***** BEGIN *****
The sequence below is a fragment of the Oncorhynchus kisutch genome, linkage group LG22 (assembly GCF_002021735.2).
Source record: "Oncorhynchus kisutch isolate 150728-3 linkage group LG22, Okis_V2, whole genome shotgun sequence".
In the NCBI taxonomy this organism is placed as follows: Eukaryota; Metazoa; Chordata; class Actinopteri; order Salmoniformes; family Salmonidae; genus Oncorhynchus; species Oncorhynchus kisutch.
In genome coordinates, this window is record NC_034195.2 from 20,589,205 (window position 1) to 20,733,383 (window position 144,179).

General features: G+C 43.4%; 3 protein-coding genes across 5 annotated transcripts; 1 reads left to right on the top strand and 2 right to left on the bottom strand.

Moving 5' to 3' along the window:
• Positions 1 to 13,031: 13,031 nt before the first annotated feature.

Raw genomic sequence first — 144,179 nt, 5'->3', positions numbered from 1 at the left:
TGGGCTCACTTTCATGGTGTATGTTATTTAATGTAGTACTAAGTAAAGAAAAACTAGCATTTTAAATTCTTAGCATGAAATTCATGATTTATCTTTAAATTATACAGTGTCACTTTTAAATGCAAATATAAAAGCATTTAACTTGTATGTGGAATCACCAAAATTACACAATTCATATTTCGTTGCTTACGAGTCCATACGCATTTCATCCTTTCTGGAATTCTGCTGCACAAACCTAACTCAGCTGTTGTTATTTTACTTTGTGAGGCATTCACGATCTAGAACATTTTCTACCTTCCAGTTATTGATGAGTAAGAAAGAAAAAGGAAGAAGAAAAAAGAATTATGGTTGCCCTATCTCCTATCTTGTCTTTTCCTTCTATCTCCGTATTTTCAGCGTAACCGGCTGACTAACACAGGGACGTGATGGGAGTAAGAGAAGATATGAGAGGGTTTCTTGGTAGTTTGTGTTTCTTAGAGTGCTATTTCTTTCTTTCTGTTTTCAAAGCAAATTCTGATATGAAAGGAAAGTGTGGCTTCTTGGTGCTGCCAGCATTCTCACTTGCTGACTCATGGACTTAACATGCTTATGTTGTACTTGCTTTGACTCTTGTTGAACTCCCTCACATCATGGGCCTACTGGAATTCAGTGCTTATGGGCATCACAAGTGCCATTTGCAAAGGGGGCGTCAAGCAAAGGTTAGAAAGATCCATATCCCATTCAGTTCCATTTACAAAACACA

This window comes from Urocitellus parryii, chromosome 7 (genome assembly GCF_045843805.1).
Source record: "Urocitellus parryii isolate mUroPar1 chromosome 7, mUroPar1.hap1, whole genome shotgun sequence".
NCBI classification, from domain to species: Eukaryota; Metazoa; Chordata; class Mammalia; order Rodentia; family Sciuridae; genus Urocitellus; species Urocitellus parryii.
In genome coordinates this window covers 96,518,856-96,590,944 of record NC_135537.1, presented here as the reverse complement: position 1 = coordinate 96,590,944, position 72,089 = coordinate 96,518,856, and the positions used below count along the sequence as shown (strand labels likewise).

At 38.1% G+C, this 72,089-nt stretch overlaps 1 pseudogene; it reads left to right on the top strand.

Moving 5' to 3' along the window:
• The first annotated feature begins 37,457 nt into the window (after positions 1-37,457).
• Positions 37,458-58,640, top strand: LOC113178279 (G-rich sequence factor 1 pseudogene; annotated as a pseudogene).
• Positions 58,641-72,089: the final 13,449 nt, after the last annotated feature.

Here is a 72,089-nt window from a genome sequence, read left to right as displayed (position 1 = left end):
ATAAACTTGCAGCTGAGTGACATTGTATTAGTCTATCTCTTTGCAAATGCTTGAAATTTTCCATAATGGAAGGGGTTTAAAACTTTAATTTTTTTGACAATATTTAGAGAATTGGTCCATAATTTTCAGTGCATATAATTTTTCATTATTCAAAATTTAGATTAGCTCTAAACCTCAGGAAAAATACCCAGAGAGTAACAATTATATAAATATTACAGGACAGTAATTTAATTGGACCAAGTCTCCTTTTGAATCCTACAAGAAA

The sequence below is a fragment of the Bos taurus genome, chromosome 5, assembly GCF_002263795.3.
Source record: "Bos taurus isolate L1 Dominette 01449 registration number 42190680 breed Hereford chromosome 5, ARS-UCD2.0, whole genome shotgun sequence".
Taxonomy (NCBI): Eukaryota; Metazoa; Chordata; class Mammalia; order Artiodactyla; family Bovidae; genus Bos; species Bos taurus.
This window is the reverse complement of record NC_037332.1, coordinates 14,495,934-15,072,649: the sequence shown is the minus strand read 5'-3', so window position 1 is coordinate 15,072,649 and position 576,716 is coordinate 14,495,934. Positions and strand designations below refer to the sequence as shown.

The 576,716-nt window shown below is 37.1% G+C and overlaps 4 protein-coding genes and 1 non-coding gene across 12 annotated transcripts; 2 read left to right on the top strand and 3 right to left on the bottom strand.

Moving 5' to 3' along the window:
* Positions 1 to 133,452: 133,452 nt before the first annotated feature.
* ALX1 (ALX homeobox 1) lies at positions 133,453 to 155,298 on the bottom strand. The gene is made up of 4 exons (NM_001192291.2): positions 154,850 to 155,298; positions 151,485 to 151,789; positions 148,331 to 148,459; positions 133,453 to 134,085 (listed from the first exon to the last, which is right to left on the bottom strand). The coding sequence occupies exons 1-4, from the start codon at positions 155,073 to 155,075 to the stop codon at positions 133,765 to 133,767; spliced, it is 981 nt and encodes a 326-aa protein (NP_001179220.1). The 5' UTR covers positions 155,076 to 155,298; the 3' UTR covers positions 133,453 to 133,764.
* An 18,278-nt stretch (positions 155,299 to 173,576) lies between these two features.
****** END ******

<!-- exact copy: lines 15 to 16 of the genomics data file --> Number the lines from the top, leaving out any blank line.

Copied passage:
Moving 5' to 3' along the window:
• The first annotated feature begins 37,457 nt into the window (after positions 1-37,457).